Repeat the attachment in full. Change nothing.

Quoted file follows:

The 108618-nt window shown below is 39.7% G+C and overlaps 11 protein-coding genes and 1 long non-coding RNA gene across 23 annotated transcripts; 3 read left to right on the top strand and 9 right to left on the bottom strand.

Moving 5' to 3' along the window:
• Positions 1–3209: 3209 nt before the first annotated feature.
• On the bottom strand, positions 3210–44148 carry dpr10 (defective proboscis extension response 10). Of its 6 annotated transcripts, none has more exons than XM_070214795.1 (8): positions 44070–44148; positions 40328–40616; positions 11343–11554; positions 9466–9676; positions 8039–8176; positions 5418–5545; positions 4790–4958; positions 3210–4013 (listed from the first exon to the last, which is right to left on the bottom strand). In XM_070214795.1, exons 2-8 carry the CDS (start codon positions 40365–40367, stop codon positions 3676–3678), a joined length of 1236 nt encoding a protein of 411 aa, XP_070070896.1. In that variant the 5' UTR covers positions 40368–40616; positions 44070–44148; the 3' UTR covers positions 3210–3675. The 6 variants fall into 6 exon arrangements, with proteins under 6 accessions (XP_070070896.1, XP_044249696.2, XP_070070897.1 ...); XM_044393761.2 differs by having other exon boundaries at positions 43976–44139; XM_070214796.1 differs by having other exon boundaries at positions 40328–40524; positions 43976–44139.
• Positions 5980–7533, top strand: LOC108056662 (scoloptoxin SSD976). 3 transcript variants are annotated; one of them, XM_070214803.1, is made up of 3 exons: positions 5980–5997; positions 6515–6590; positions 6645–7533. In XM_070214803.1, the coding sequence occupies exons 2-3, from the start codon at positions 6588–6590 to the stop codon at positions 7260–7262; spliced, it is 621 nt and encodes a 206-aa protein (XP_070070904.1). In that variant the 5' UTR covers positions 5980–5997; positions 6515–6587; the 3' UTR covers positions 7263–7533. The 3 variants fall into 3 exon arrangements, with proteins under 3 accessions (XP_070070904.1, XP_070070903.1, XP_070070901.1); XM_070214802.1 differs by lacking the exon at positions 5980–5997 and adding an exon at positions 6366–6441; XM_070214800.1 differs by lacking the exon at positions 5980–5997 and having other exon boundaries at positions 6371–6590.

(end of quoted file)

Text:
The 108618-nt window shown below is 39.7% G+C and overlaps 11 protein-coding genes and 1 long non-coding RNA gene across 23 annotated transcripts; 3 read left to right on the top strand and 9 right to left on the bottom strand.

Moving 5' to 3' along the window:
• Positions 1–3209: 3209 nt before the first annotated feature.
• On the bottom strand, positions 3210–44148 carry dpr10 (defective proboscis extension response 10). Of its 6 annotated transcripts, none has more exons than XM_070214795.1 (8): positions 44070–44148; positions 40328–40616; positions 11343–11554; positions 9466–9676; positions 8039–8176; positions 5418–5545; positions 4790–4958; positions 3210–4013 (listed from the first exon to the last, which is right to left on the bottom strand). In XM_070214795.1, exons 2-8 carry the CDS (start codon positions 40365–40367, stop codon positions 3676–3678), a joined length of 1236 nt encoding a protein of 411 aa, XP_070070896.1. In that variant the 5' UTR covers positions 40368–40616; positions 44070–44148; the 3' UTR covers positions 3210–3675. The 6 variants fall into 6 exon arrangements, with proteins under 6 accessions (XP_070070896.1, XP_044249696.2, XP_070070897.1 ...); XM_044393761.2 differs by having other exon boundaries at positions 43976–44139; XM_070214796.1 differs by having other exon boundaries at positions 40328–40524; positions 43976–44139.
• Positions 5980–7533, top strand: LOC108056662 (scoloptoxin SSD976). 3 transcript variants are annotated; one of them, XM_070214803.1, is made up of 3 exons: positions 5980–5997; positions 6515–6590; positions 6645–7533. In XM_070214803.1, the coding sequence occupies exons 2-3, from the start codon at positions 6588–6590 to the stop codon at positions 7260–7262; spliced, it is 621 nt and encodes a 206-aa protein (XP_070070904.1). In that variant the 5' UTR covers positions 5980–5997; positions 6515–6587; the 3' UTR covers positions 7263–7533. The 3 variants fall into 3 exon arrangements, with proteins under 3 accessions (XP_070070904.1, XP_070070903.1, XP_070070901.1); XM_070214802.1 differs by lacking the exon at positions 5980–5997 and adding an exon at positions 6366–6441; XM_070214800.1 differs by lacking the exon at positions 5980–5997 and having other exon boundaries at positions 6371–6590.